Since raising awareness is so important to nonprofits, it pays to talk about the timeframe in which efforts are based. Whether you’re collecting donations to meet a goal or hold an event to get people involved in a particular cause, a timeframe is a great tool.
Consider the following email and imagine how much more effective it would be with an integrated timer.
Source: Really Good Emails
Especially given that the copy conveys a sense of urgency, a timer would’ve been a perfect fit. If an email is talking about a specific goal that you’re aiming for, a timer works even better. People may even be more incentivized to contribute if they see the clock is winding down and they feel their contribution could make a real difference.
Restaurants, catering companies, and other businesses in the food industry have one major thing in common: They almost all focus on promoting specials at various points. These specials can help bring in big revenue numbers (if promoted properly).
One of the most popular restaurant marketing techniques involves assessing your audience and goals, and then getting those goals in line with your budget. If one of your goals involves promoting a special, you should consider integrating an email countdown timer.
Source: Really Good Emails
Emails like this are designed to advertise a special menu item. Especially if you’re talking about something that’s just come back or is available for a reduced price, you should always consider using a timer.
If a dish has returned on the menu, it becomes more alluring if it’s back for “a limited time only.” If it’s available at a discounted price, people may be more inclined to go out and try it if they know the price will increase soon.
Seeing a clock tick down and knowing the food will return to its regular price (or disappear completely) when the clock strikes zero makes people more likely to act.
Fitness is all about numbers—think scales, calorie content, fat percentages (the list goes on). There are endless numbers to keep track of if someone’s improving their physical fitness.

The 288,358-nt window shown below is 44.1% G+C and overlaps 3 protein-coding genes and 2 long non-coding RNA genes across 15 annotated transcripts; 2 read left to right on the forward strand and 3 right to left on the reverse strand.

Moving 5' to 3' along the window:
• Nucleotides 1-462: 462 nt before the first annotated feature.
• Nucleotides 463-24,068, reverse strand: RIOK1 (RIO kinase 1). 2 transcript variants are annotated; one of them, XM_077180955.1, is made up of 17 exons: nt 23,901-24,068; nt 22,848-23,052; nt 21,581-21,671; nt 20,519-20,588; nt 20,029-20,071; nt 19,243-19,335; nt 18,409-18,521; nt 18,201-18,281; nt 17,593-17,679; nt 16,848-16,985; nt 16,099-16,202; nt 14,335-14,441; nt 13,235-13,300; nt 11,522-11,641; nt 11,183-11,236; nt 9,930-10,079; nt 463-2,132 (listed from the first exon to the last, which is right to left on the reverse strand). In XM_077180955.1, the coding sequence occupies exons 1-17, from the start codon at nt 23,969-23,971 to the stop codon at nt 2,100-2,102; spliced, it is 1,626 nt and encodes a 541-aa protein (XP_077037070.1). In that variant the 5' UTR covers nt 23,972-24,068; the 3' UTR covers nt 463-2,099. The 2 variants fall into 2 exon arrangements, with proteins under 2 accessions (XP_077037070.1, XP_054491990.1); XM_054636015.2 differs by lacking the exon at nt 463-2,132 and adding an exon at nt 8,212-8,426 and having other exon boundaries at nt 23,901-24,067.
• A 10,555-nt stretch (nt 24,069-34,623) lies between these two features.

The good news for you as an email marketer is that your audience is already used to seeing numbers. A countdown timer works in this industry because it feels natural. Maybe your customers count down the minutes left in their run. Or maybe they count out the calories they have left in their daily regimen.
Whether you’re promoting the time remaining on a membership discount or the sale of certain health products, you can let email countdown timers work in your favor.
Think about an email like this:
Source: Really Good Emails
Strava used numbers in this email as a part of their appeal—so a timer would have been a great fit. If you send emails like these on a regular basis, you can easily work in a timer. And when a timer feels natural, it’s more likely to get engagement.
An email countdown timer may seem like a relatively homogenous tool. But the more you use it, the more you’re likely to find natural places for it in your marketing.
Limited-time sales, short-term product offers, and time-sensitive events are just a few of the ways you can integrate a timer into your content. You’re not only grabbing people’s attention, but you’re also conveying a sense of urgency. More importantly, you’re removing the guesswork.
It comes back to the benefits of specificity in content. “Click here,” is not as appealing as “click here to get a free quote.”
Likewise: “This offer is ending soon,” is not nearly as impactful as “this offer ends in 10 hours, 11 minutes, and 19 seconds.”
Email countdown timers have three great qualities: They’re personal, in that they can be adapted to any timeframe. They’re animated, so you don’t have to settle for something static. And they’re versatile, so they can be used across various industries. Remember:
Use them when you need a sense of urgency
Consider them when you want to push past a reader’s reservations about engaging
Find how countdown timers fit in your specific industry
Feel like your marketing campaigns aren’t getting enough engagement? Check out this article and try segmenting your list.